let’s talk about race

If you’re anything like me, race is one of those subjects that feels intimidating.

If it comes up in conversation I can feel myself tiptoeing around it like a land mine, afraid of unintentionally offending, afraid of showing my ignorance, afraid of not knowing the right words, even, to talk about race in any kind of informed way. I know there is much I don’t comprehend, a myriad hidden assumptions I’ve never before recognized, yet avoiding wrongs can feel like trying not to step on the toes of a ghost. How can I avoid what I can’t see?

Ludovici, Charles Albert, 1820-1894; A London Fog

For many of us who are white, we may vaguely sense that to talk about race at all is in some way racist. We’ve heard aphorisms such as, “there’s only one race: the human race,” in which case, isn’t it best to simply erase race from the conversation? In any case, keeping silent seems like a no harm done approach, and the consequences of misspeaking — well! — things can blow up very quickly in this age of social media.

Today, however, as part of Black History Month, I’d like to talk a bit about race, focusing mainly on black-white relationships in the U.S. That’s a mammoth, complex subject, and one in which I am only a humble, entry-level learner. I feel quite inadequate for this, but I’d like to chew on a couple of ideas with you, keeping in mind that I am writing from a white perspective and particularly addressing my predominantly white readership.

First, I’d like to consider how keeping quiet about racial issues with our kids is actually a potent form of communication. And second, I want to look at the precarious notion of color-blindness. I am not intending to deal with racism, per se, but rather to suggest proactive stances and conversations we might have with young children — especially white children — who need to hear race spoken of positively rather than only reactively when difficulties and tensions flare.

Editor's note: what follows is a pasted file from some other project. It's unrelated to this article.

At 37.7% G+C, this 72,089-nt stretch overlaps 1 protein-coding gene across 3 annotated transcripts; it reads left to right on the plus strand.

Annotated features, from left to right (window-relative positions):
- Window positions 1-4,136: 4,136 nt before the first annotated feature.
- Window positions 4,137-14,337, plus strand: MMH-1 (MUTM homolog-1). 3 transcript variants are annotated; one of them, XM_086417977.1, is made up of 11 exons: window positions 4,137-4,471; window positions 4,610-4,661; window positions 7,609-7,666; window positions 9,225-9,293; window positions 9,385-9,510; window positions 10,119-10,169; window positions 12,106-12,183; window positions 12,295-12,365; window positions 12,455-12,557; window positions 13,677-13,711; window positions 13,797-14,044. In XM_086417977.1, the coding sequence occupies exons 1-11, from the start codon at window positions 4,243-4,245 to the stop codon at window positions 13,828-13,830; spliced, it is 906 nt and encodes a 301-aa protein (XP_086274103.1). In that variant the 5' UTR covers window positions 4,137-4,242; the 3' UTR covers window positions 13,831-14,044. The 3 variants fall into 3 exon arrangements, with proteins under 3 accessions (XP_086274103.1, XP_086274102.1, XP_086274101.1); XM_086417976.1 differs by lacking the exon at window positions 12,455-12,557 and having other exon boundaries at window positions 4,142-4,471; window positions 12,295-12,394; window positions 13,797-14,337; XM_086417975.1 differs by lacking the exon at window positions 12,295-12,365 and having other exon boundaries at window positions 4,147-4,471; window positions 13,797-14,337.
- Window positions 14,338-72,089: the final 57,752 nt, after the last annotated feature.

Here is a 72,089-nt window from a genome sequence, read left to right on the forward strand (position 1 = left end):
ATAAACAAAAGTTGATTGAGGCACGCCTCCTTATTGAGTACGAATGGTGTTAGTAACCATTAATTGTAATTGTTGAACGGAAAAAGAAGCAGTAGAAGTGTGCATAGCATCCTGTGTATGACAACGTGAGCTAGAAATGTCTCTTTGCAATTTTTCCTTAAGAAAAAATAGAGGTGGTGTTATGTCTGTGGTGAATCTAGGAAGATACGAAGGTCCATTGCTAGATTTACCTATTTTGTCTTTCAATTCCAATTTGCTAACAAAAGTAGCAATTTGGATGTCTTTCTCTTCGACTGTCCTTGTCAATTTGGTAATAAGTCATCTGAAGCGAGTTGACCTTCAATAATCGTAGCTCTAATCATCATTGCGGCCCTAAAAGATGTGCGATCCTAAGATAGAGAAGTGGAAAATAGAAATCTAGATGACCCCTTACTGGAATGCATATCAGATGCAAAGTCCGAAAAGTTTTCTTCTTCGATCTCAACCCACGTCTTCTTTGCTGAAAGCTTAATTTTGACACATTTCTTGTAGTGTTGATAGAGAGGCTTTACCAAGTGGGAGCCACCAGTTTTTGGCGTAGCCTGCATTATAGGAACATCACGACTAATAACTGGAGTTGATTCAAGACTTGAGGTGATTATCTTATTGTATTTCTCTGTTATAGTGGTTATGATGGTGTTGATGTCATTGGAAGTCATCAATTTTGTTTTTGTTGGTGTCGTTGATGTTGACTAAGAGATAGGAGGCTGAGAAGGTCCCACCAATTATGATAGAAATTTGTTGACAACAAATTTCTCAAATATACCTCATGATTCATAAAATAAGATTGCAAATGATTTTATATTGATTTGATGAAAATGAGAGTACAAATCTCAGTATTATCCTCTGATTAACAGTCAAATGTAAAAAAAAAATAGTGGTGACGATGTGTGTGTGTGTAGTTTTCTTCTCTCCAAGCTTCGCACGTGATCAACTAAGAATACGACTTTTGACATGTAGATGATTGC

from Pecan Pie Baby Sophie Blackall

Tomorrow I’ll follow up with some book suggestions by authors and illustrators of color that help us do this very thing — talk about race with young children. These books model helpful words, shine a light on hurts that have been hidden from our eyes in the white community, help us grow in our ability to live peaceably, lovingly, in our wonderfully diverse world. I’ll also have a number of links to helpful blogs and articles.

Is silence silent?

For those of us who are white, it’s possible for racial issues to never or rarely come up in our households. This is entirely the opposite experience of those who grow up in  households of color. Yet far from improving things, avoiding or squelching conversations about race is unhelpful for our children and for progress in racial harmony, as uncertain and bumbling as those conversations may be.

It helps, I think, to ponder what silence on any given topic conveys to children, whether that’s silence about matters of faith, for example, or a painful issue such as addiction or divorce within one’s family, or a large-scale national issue they overhear adults talking about — school shootings, for example — but that is never addressed directly with them.

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I can think of three flawed responses on the part of children to those silences.

1) They remain unaware of the existence of the matter, thus developing a skewed view of reality.